Episode 26: Unlocking Text with Morphological Study

As I set up my classroom for word study, I consulted the Growing Words: Word Part Instruction Guide.  Before I introduced the Word Part of the Week, I wanted to introduce Latin and Greek Roots to my students in a creative way.  I started looking online for materials that would set the stage for teaching Latin and Greek Roots and I came across a resource on Teachers Pay Teachers entitled Common Core Story of Greek Roots .  I used this resource to help my students understand that many of our English words have parts that are based on Latin and Greek meanings.

Rasinski, et. al. (2011), stated, “90 percent of English words with more than one syllable are Latin based. Most of the remaining 10 percent are Greek based. A single Latin root generates 5-20 English words.” Given this fact, it is obligatory for all teachers to carve out some time within the instructional day to provide direct instruction on Latin roots. What is more, the students’ understanding of Latin and Greek roots is a better predictor of reading comprehension than their vocabulary level (Rasinski, et. al., 2011). Based on this fact alone, I don’t feel bad spending 50 percent of my instructional time during small group reading instruction, teaching word analysis.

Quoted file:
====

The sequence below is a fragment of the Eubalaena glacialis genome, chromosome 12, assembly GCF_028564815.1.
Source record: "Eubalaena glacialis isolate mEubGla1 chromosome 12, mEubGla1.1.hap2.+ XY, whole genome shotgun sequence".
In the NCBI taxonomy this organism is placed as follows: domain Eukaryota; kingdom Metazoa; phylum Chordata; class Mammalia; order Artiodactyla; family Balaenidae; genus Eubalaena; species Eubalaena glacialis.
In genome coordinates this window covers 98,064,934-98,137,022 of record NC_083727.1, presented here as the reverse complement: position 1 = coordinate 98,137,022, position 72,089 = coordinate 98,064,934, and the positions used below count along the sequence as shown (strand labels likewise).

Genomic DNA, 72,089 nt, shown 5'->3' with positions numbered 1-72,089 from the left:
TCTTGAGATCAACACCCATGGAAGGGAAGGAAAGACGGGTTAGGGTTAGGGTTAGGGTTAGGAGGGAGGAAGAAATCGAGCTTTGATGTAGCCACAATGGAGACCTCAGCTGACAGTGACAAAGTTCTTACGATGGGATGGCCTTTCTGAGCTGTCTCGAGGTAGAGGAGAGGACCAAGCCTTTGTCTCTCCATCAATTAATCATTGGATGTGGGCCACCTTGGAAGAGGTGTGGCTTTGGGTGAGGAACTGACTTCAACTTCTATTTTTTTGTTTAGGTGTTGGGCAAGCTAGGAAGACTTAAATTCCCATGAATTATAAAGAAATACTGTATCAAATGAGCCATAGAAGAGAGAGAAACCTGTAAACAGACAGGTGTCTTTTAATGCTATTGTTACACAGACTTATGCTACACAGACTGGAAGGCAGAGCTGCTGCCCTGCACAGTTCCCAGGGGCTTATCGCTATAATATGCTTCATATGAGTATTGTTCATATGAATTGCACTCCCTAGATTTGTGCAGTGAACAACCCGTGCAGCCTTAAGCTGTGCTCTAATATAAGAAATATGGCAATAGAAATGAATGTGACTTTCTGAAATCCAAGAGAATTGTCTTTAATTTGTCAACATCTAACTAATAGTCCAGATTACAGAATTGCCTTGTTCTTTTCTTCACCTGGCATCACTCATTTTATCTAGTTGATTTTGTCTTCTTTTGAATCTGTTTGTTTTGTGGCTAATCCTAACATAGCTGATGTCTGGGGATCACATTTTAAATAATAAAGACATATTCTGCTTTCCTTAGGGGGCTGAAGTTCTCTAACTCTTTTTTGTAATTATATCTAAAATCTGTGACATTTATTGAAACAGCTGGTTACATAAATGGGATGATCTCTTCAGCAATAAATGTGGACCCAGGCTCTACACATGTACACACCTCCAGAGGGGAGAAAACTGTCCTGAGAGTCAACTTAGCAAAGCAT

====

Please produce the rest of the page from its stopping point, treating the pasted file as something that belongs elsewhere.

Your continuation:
In this episode, you will hear me reading aloud The Story of Greek Roots in order to get my students acclimated to Latin/Greek Derivations of words.


Rasinski, T. V. (2011). Greek & Latin roots: Keys to building vocabulary. Huntington Beach, CA: Shell Education.

Rasinski, Timothy V.; Padak, Nancy; Newton, Joanna; Newton, Evangeline (2011). The Latin-Greek Connection: Building Vocabulary through Morphological Study Reading Teacher, v65 n2 p133-141

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